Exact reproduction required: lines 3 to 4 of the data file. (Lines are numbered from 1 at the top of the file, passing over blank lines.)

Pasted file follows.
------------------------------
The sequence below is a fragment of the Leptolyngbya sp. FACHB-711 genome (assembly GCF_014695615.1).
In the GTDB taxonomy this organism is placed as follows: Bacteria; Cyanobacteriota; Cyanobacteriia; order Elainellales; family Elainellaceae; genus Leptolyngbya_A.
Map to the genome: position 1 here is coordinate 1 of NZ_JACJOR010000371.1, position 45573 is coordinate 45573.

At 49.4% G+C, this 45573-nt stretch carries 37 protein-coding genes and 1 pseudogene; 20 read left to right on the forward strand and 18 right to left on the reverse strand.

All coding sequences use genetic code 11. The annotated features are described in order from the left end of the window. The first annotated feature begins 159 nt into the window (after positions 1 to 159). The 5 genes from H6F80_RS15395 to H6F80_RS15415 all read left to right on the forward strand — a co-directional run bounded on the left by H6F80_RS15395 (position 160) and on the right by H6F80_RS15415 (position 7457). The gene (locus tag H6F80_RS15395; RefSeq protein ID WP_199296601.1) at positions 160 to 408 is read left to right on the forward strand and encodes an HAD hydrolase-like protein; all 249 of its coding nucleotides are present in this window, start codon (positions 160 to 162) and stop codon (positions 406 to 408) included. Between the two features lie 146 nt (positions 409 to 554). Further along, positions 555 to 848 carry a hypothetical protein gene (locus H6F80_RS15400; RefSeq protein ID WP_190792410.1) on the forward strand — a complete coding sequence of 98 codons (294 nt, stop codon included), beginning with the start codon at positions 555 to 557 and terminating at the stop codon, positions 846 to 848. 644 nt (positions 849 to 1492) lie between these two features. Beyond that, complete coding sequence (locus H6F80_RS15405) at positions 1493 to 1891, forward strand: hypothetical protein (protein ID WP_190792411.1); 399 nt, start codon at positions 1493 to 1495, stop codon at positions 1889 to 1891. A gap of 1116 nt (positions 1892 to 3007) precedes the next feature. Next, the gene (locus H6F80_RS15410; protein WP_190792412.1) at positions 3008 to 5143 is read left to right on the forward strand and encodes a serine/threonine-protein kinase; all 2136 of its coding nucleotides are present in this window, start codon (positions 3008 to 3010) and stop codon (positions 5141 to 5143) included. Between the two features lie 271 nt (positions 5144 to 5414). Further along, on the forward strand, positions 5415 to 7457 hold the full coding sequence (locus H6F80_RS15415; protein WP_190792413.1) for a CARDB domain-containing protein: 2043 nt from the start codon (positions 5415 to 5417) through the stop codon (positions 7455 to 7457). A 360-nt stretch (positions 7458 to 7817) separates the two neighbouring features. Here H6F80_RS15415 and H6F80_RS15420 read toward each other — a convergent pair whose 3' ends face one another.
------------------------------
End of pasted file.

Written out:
Map to the genome: position 1 here is coordinate 1 of NZ_JACJOR010000371.1, position 45573 is coordinate 45573.

At 49.4% G+C, this 45573-nt stretch carries 37 protein-coding genes and 1 pseudogene; 20 read left to right on the forward strand and 18 right to left on the reverse strand.